Invitation Etiquette

Invitations and stationary are some of the most important part of your wedding because it sets the tone for your reception.

One of the first considerations should be the Save The Date Card.  This card should be sent out one year prior to your wedding date so that your guests can set aside the date and plan their vacations around your wedding if need be.  If you are marrying around a holiday or in the summer, sending out the Save the Dates well ahead of time is crucial because many people plan their summer vacations and will not want to miss your wedding.

If you are having a formal wedding,  be sure that your invitation style sets the tone for tradition and elegance.  A beach wedding could include a beach themed invitation, or if you are having a formal beach wedding, then keep the invitation formal with maybe just a hint of the shore.  If you are having a themed wedding or a destination wedding, there are so many whimsical choices when it comes to matching your invitations to your themes.  No matter what your wedding style there are certain components that should be included such as inserts..  Here are a few examples of inserts that should be considered:

  1.  Wedding response cards:  The response cards are what you will use to make a head count and seating chart for your wedding.  If you are having a sit down dinner, the response card will also include entrée choices that the guests will have to check off when they respond.  You will get excited as you see these little cards being returned with your guests rsvp.  You should have the envelope preprinted with your address on them.  Also provide a stamp on each envelope.  Your guests are not responsible for postage.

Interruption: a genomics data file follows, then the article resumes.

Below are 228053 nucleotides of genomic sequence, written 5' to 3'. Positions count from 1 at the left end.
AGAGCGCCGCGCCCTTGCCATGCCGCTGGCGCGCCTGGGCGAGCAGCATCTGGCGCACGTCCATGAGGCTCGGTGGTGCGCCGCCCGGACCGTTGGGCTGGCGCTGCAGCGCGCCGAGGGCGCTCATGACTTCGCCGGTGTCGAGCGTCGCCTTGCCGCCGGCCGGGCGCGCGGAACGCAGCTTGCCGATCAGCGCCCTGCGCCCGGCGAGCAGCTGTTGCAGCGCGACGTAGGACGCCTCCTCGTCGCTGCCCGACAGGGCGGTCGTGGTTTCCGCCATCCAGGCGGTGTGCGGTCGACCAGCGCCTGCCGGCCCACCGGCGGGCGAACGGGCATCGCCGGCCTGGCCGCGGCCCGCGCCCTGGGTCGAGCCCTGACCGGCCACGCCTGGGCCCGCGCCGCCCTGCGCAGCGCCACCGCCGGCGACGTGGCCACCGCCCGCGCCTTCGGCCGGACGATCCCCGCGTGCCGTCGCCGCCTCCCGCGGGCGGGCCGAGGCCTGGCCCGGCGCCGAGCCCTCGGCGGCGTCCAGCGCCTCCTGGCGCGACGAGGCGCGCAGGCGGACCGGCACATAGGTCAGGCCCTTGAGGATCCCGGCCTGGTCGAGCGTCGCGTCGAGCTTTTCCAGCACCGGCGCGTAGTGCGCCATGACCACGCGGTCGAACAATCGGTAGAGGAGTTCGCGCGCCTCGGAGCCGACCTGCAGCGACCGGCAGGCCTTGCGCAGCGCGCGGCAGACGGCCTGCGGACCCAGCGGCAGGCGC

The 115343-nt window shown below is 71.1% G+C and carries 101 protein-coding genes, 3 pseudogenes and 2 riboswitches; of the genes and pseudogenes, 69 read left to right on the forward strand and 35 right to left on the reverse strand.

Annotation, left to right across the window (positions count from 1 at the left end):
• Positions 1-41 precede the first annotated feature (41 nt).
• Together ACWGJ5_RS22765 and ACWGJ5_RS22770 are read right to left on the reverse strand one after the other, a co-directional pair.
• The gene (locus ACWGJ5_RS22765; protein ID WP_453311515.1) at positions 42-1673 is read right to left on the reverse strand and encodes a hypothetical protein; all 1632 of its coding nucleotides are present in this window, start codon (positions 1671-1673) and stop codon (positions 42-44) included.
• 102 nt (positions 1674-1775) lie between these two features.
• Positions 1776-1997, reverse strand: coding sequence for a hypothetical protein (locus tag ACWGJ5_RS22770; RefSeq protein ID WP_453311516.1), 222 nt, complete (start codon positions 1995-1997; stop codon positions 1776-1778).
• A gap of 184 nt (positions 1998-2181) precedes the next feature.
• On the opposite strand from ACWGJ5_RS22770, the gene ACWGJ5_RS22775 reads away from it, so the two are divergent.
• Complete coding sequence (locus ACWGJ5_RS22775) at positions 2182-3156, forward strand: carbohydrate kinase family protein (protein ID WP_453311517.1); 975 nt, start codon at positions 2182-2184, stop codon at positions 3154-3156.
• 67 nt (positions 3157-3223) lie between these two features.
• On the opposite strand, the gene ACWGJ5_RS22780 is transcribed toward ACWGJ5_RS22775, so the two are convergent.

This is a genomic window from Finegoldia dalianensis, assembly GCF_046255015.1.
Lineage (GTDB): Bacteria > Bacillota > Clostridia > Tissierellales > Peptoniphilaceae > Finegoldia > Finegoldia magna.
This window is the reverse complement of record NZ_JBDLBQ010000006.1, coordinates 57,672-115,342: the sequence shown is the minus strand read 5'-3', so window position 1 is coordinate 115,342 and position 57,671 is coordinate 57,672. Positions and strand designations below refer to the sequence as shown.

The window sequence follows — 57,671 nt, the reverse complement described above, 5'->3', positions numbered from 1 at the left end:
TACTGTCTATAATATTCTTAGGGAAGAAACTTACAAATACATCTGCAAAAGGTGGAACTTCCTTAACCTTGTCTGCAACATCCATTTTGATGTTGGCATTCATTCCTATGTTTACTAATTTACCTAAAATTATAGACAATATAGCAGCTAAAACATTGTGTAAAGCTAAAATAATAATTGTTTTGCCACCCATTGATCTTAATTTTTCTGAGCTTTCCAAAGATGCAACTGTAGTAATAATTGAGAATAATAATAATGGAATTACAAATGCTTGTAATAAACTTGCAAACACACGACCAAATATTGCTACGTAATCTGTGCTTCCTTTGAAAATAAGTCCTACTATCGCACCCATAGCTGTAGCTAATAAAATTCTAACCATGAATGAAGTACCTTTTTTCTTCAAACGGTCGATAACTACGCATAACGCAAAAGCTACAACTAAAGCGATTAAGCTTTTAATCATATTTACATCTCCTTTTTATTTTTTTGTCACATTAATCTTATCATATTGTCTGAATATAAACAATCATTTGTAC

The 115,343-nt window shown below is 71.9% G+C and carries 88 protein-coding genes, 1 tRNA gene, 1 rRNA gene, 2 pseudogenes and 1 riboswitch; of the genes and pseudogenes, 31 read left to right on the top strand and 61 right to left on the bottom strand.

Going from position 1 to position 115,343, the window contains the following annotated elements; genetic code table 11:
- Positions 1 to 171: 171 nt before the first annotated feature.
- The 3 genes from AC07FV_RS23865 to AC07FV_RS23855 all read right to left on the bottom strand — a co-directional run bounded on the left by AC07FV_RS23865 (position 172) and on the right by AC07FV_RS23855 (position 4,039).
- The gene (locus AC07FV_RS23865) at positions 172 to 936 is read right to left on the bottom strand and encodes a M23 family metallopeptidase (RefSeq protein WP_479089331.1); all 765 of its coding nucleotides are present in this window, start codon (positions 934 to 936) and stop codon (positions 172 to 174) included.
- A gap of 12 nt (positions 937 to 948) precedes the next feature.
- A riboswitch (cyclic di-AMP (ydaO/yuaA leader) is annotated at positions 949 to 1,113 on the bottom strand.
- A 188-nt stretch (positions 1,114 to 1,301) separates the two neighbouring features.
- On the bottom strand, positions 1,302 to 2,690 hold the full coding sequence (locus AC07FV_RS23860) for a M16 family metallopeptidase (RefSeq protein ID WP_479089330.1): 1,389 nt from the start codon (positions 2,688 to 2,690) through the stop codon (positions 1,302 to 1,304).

2. Reception Cards:  The main invitation states where the ceremony is going to be located, the reception card indicates details about the location of the reception.
  3. Directions and Maps:  Although most people have a gps, sometimes the gps fails.  It is a nice touch to add direction cards to the church and reception so that guest will know exactly where they are expected to go.
  4. Accommodations cards:  These cards inform guests where you made arrangements for them to stay overnight if they need to.  You should call around to area hotels one year in advance to reserve room blocks at a discounted price for your guests.  Try to decide ahead how many of your guests will be coming in from out of town that will need rooms and be sure to block out enough rooms to accommodate them.  You might have to choose two or three hotels because most hotels have a limit on room blocks.
  5. Website card:  If you created a wedding website you can add a card with the website on it so that guests can check in and get all the details of your wedding right up to your special day.

Top Ten Invitation Tips:

When it comes to tradition, nothing holds more rules than the wedding invitation.  If you want to avoid problems, here are some traditional rules that you might want to adhere to.